You don’t have to have a personal relationship with someone to be mentored by them. I’ve never met Phil Knight, but I read his book “Shoe Dog” with a highlighter and pen. I’ve read countless articles about the history of Nike. If you’re intentional and studious, you can be mentored by anyone.
I double-majored in economics and English, thinking I was going to attend law school. However, an internship at the Clinton School of Public Service changed my perspective, and with it, my decided path. The most meaningful experiences from my campus involvement came from serving as captain of the soccer team and president of the Kappa Sigma Fraternity. I never got around to starting the Terrell Tebbetts Student Fan Club, but it’s on my to-do list.
Gretchen Hall, ‘01, learned lessons in the classroom and on the basketball court at Lyon College that she has used to give back to both her alma mater and community through the years.
“I’m a huge believer in what sports can teach you off the court as much as on the court,” Hall said. “You learn about work ethic, teamwork, and communication skills.”
She applied those lessons to her career with the Little Rock Convention and Visitors Bureau (LRCVB), becoming president and CEO in May 2011.
Hall said she credits Lyon for teaching her how to write better and be an effective communicator.
“No matter what field you go into that will benefit you,” Hall said. “I really learned how to articulate my thoughts at Lyon through all of my classes.”
She majored in business administration and economics, mentored by Associate Professor of Economics Dr. Mahbubul Kabir and former Professor of Accounting Dr. Alan McNamee.
“I always thought I was pretty good at math until I got to Accounting II,” Hall said, laughing. “It’s hard when you hit the peak of basketball season and travel a lot. I struggled a bit there, but [McNamee] was very good at helping me catch up.”
“I also dearly loved Dr. Mark Schram. He was a big supporter of our basketball team, so, even though I didn’t take very many of his biology classes, he was a consistent face. I felt like I had a special relationship with him.”
Hall has paid those experiences forward, mentoring local basketball players in Little Rock.
“My former high school coach convinced me to coach here,” she said. “She had a group of parochial kids that needed a coach, and she twisted my arm to do that.”
Lyon alumna Debbie Onukwube, ‘13, was on that team.
“Debbie was a raw talent and needed some direction,” Hall said. “Over time, she kind of became my child and would introduce me as ‘her second mom.’ She ended up earning a basketball scholarship at Lyon and kept the tradition going for our nontraditional family. That was a unique tie.”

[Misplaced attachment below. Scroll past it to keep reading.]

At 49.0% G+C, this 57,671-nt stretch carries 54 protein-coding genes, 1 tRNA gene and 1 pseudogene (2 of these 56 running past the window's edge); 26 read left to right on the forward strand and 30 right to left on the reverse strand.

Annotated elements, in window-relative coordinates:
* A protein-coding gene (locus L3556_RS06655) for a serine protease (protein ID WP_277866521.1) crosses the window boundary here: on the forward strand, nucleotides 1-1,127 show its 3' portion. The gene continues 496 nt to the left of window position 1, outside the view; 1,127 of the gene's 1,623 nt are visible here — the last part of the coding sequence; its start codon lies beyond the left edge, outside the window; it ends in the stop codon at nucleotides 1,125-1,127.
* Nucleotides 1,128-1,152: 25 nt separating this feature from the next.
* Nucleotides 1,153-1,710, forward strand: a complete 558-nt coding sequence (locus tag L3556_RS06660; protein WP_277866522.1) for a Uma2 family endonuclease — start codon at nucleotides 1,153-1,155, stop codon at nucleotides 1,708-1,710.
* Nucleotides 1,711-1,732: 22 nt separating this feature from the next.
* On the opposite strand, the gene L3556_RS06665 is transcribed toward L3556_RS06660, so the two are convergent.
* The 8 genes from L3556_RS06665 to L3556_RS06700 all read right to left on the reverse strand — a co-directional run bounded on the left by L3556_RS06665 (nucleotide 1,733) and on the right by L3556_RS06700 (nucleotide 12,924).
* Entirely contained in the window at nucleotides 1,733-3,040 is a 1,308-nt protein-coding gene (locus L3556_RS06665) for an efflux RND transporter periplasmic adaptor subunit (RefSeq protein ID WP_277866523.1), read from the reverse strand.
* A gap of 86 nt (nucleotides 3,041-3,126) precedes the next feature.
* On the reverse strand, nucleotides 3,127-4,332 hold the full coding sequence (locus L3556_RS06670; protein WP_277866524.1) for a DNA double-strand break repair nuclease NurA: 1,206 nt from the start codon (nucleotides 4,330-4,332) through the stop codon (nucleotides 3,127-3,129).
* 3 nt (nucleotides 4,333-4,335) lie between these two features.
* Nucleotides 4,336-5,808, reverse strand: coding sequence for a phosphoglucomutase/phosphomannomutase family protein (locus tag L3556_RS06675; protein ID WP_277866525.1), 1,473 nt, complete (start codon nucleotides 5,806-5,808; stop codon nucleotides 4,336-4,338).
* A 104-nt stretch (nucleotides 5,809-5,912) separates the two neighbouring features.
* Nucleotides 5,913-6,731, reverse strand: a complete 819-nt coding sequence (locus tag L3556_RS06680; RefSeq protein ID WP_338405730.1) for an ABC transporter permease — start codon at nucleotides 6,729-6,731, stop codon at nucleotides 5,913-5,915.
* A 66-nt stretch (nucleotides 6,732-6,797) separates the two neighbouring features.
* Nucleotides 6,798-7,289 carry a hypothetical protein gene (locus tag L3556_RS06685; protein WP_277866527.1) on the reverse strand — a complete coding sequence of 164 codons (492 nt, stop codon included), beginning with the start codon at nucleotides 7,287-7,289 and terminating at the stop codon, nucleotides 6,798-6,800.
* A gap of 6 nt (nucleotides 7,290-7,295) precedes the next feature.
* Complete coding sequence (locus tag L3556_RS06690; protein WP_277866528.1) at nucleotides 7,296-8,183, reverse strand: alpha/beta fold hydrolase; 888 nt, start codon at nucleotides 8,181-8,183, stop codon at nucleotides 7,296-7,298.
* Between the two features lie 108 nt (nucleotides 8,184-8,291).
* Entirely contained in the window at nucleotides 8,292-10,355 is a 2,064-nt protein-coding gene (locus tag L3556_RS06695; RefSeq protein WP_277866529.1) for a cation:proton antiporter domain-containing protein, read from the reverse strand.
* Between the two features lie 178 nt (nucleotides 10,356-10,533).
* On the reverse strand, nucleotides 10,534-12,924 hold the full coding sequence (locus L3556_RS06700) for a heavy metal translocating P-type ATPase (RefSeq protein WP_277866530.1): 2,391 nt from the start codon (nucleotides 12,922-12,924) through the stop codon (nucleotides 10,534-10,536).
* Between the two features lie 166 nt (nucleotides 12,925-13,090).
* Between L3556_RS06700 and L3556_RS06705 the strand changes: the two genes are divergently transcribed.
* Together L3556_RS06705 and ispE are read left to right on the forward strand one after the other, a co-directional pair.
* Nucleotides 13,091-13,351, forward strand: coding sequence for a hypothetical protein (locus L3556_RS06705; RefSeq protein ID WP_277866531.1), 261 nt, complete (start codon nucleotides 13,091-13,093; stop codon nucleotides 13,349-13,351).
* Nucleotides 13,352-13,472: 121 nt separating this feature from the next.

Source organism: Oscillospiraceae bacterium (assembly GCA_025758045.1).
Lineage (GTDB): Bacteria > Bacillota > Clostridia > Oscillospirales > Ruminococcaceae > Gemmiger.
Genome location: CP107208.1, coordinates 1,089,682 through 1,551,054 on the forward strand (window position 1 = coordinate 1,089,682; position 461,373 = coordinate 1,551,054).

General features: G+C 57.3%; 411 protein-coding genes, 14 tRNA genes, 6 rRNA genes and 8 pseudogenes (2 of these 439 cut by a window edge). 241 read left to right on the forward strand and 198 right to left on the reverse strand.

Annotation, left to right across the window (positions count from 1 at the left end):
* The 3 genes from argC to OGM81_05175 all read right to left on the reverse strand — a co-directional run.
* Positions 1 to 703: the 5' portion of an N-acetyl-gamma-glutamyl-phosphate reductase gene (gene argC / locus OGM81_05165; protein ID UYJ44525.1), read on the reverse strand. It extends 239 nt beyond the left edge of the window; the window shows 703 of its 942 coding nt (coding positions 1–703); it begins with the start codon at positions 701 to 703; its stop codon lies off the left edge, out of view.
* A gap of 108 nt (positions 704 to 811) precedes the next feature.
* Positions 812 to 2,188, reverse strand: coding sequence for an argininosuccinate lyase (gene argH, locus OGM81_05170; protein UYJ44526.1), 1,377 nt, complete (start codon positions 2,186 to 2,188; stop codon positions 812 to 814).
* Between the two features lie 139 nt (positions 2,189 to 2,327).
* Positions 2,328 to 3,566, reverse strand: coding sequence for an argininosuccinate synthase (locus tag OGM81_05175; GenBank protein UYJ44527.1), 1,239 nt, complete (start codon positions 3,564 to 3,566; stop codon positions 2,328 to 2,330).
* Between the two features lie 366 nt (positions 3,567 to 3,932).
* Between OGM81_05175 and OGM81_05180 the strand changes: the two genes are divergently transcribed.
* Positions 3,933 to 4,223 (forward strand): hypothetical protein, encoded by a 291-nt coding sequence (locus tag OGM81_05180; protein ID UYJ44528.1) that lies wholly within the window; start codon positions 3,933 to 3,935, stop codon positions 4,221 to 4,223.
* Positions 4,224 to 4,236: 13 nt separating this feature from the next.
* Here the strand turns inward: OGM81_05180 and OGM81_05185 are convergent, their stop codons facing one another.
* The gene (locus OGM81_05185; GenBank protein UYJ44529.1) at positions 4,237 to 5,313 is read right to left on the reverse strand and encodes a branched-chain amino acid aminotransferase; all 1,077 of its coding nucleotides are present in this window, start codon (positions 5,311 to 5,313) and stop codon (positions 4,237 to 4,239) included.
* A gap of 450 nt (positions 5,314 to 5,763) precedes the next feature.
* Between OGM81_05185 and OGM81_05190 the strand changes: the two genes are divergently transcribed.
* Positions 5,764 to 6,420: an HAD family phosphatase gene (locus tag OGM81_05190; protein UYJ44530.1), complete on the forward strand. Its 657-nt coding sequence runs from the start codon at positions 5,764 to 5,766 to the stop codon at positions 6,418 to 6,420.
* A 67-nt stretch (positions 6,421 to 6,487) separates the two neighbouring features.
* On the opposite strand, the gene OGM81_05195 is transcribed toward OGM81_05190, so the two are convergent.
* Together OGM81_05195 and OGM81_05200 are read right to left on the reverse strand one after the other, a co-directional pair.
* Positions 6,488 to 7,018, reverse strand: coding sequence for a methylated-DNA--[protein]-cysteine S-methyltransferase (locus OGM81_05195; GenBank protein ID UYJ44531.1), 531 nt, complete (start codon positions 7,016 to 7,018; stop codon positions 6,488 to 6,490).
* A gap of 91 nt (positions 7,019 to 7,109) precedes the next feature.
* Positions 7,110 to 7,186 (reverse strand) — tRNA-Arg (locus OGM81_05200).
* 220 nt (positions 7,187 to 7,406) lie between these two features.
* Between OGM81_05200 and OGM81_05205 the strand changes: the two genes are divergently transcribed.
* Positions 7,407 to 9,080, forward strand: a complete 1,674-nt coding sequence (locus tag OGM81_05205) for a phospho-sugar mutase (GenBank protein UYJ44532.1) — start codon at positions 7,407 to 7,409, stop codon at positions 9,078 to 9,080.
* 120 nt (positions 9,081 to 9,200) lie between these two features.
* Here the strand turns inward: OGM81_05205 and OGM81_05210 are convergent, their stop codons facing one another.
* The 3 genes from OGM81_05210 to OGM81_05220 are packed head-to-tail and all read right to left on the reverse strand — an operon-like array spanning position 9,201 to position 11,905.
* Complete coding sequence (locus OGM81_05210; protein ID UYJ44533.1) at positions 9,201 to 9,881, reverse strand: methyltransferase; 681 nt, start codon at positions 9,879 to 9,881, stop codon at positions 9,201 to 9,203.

Hall has also worked diligently to give back to the Little Rock community, including the $70 million renovation of the Robinson Center Performance Hall. She served on the team representing the City of Little Rock and the Little Rock Advertising & Promotion Commission, the owners of the facility.
The project took two and a half years to complete, and the performance hall reopened in November 2016. She said the facility is now bringing lots of additional events, activities, and people to Little Rock, which is creating a great economic boost for tourism.
Hall said the experience is one of the highlights of her career.
“It was a once-in-a-lifetime project and became a labor of love,” she said, “even taking over my life for a while.”
“I had lots of personal and professional ties to that building. You naturally take ownership of a project like that and want to make sure it’s done right because it serves our community and benefits the local economy.”
Through her work with LRCVB, Hall became the first woman to solely receive the Downtown Little Rock Partnership’s Top of the Rock Award in 2017. She was recently named Tourism Person of the Year at the 2019 Henry Awards in February.
“That was awfully humbling because I know I was selected by my peers throughout the state to be honored,” Hall said. “That is one of the highest regards in our industry in this state.”
She said she is fortunate to have a career she loves.
“It’s important for everybody to find their niche and find something they truly enjoy doing,” Hall said. “I’ve truly been blessed to find a professional career that drives me every day.”
“We end up spending so much time at work, it makes it all the better when you enjoy what you do.”